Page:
Using Fibonacci Extension to Identify Price Targets

In early October, the stock market took a nose dive and a steep pullback in equity prices ensued. Nearly a month later, we are by and large not only back at price levels that preceded the selloff, but in some stock indexes, we have witnessed new highs.

Two tech stocks that have surpassed their prior peaks for the year include Microsoft Corp. (NASDAQ: MSFT) and Yahoo Inc. (NASDAQ: YHOO). With these stocks serving as case study examples, in this analysis we are going to highlight the Fibonacci extension tool as a technical approach to identifying possible upside price targets after a stock sells off and subsequently holds support to recover its prior peak and continue a new wave higher.

For those not familiar with Fibonacci, we highly recommend reading this detailed introduction on Investopedia. Essentially, the quotient derived from adjacent numbers in the Fibonacci numerical sequence, roughly 1.618, is known as the golden ratio. It is occurring in nature and as we will see in this post, it has some applicability in the markets to projecting stock prices as well.

MSFT vs. YHOO: Upside Price Target Projections

$MSFT : Microsoft Corp. ; $YHOO : Yahoo Inc.

Let's begin with MSFT: As we can see from the daily chart above, the stock hit a high of $47.57 on 9/19, noted by the red arrow. In the October market selloff, MSFT retraced to a low of $42.10 by 10/15. Notice to the far left of the chart that the $42 area had been a previous congestion zone; it was confirmed as support, with buyers arriving to bring the price pullback to an end.

The bulls recovered the entire selloff and overcame the previous $47.57 high by 11/5, when MSFT closed at $47.86. The bulls have continued the move higher since, with the stock closing at $48.68 on 11/7. The question must then be asked: what price on the upside could MSFT hit?

Using Fibonacci extension, since MSFT bulls were able to reclaim 9/19 high and have now surpassed it, we can calculate the 1.618 Fibonacci price target at which we could expect the move higher from the 10/15 low to pause; as noted, the price target would be $50.95:

$47.57 (9/19 high) minus $42.10 (10/15 low) = $5.47

$5.47 multiplied by 1.618 (golden ratio) = $8.85

$8.85 added to $42.10 (10/15 low) = $50.95 (intermediate price target)

Note that the price target may or may not be hit. It is simply calculated as a reference point at which traders can probably expect selling pressure to start to exceed buying interest, in the event that the stock actually reaches that price level.

Now let's look at YHOO: The stock previously peaked at $44.01 on 9/15, noted by the red arrow. In the October selloff, the stock retraced to a low of $36.20 by 10/15. Again, as highlighted on the far left of the chart, the $36 level had been a previous congestion zone; it was confirmed as support and buyers provided a cushion of relief to end the selling at this point.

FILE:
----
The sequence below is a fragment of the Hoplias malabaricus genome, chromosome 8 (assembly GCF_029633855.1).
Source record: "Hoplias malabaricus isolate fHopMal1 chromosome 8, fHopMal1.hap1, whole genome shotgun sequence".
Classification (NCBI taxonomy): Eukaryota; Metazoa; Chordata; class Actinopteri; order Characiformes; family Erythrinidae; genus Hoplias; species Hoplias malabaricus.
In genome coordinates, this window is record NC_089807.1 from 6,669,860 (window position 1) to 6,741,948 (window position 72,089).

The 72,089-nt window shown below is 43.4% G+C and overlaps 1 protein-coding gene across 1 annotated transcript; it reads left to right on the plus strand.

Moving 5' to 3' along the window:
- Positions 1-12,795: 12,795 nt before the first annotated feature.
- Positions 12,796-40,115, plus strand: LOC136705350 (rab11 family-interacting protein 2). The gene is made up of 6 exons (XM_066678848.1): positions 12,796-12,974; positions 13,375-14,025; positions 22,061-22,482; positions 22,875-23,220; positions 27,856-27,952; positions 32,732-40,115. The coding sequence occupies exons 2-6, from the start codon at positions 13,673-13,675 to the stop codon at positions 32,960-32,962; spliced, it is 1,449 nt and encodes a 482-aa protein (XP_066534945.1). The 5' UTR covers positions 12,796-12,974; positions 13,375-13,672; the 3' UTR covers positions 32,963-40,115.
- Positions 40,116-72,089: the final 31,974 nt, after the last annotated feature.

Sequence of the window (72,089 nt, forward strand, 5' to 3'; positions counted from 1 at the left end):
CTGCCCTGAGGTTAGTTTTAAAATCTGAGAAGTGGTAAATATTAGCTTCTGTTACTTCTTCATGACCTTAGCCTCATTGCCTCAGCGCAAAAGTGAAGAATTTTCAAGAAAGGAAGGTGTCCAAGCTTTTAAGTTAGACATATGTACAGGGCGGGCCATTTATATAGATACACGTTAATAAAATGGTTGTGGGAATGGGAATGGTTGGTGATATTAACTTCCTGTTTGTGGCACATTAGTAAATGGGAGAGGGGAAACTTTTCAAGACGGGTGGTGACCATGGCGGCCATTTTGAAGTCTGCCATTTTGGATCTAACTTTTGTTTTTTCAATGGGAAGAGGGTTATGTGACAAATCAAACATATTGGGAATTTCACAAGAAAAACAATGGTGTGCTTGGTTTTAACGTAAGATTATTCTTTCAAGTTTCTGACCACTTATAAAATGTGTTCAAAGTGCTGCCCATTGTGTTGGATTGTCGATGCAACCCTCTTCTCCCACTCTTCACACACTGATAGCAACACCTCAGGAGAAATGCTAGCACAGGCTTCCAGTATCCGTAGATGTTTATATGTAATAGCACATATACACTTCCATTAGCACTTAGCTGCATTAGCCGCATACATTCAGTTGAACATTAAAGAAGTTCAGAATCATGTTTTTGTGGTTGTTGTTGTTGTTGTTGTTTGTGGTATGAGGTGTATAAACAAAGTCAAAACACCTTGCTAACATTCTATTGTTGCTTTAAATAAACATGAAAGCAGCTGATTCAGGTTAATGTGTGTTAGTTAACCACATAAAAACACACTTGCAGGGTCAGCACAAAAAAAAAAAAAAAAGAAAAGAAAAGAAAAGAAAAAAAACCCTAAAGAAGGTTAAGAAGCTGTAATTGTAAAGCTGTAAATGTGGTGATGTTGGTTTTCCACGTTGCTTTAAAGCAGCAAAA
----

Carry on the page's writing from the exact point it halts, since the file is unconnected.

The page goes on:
The bulls recovered the entire pullback and overcame the previous $44.01 high by 10/27, when YHOO closed at $44.70. The bulls have continued to push the stock higher, with YHOO closing at $48.55 on 11/7. 

Using Fibnoacci extension, since YHOO bulls were able to reclaim the 9/15 high and have since exceeded it, the 1.618 Fibonacci price target for the move higher from the 10/15 low would be $48.84. Interestingly, we've pretty much reached it! Here's how we calculated it:

$44.01 (9/15 high) minus $36.20 (10/15 low) = $7.81

$7.81  multiplied by 1.618 (golden ratio) = $12.64

$12.64 added to $36.20 (10/15 low) = $48.84 (price target nearly reached)

Unlike MSFT, YHOO has essentially attained its 1.618 Fibonacci extension price target and thus provides validation for using this technical approach in trade planning. We may thus expect to see some selling pressure build up now that the price target has been reached.


Fibonacci extensions are most useful when applied with other technical indicators in analyzing trending moves. In the examples above, we emphasized the 1.618 Fibonacci price target; however, an additional level we may come across is the 2.618 price target, although this is not commonly seen as applied to a single wave of a price move higher.

When determining the high and low price levels of a prior wave to calculate the next bullish wave's Fibonacci extension targets, most trading platforms require entering three price levels:

Price Level 1: Low Price

Price Level 2: High Price

Price Level 3: Low Price

In this analysis, since the troughs for both MSFT and YHOO were prior congestion zones on their charts, the individual lows for each security as entered into our trading software to calculate the Fibonacci extensions were equivalent.

As the example of YHOO has shown us, the Fibonacci extension method offers traders the ability to estimate price targets after selloff recoveries. It's a commonly used approach to projecting prices and anticipating where profit taking may occur in a subsequent price move higher. Although it is not an exact science, it is still helpful as a trading tool, keeping in mind that no single method to evaluating the market is bullet proof and trading success ultimately boils down to managing risk versus reward.